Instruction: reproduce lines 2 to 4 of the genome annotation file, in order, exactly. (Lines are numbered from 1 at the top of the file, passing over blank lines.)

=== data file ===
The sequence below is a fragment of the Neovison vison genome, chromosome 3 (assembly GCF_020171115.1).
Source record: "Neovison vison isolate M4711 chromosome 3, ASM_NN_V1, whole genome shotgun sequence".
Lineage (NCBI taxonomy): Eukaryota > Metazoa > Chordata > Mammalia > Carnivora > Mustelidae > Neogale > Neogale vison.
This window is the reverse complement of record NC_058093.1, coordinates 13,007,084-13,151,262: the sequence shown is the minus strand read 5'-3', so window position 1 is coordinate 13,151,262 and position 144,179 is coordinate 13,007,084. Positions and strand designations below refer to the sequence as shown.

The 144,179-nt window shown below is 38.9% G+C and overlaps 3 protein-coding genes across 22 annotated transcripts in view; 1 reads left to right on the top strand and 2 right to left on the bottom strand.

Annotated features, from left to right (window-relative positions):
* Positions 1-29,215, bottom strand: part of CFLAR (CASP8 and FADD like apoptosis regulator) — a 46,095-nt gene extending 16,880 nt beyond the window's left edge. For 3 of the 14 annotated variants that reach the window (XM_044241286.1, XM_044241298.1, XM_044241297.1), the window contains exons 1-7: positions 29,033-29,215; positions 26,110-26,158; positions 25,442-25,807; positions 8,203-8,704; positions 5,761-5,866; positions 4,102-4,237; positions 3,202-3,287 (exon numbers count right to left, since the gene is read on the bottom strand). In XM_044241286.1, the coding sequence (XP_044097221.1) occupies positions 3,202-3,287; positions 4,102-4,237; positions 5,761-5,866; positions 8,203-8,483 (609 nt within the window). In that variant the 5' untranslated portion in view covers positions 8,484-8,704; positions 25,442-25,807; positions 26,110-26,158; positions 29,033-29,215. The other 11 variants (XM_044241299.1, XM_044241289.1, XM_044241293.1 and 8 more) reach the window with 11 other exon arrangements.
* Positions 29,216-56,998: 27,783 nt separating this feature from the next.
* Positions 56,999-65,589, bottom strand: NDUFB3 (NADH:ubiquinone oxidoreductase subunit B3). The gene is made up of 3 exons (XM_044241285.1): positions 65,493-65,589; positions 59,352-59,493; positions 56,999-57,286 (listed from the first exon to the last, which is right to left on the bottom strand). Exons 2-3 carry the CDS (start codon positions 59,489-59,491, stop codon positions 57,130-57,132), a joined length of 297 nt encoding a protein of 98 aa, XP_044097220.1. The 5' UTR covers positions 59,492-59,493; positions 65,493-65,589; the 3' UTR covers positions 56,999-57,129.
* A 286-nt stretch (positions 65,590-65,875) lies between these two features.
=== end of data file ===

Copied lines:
Source record: "Neovison vison isolate M4711 chromosome 3, ASM_NN_V1, whole genome shotgun sequence".
Lineage (NCBI taxonomy): Eukaryota > Metazoa > Chordata > Mammalia > Carnivora > Mustelidae > Neogale > Neogale vison.
This window is the reverse complement of record NC_058093.1, coordinates 13,007,084-13,151,262: the sequence shown is the minus strand read 5'-3', so window position 1 is coordinate 13,151,262 and position 144,179 is coordinate 13,007,084. Positions and strand designations below refer to the sequence as shown.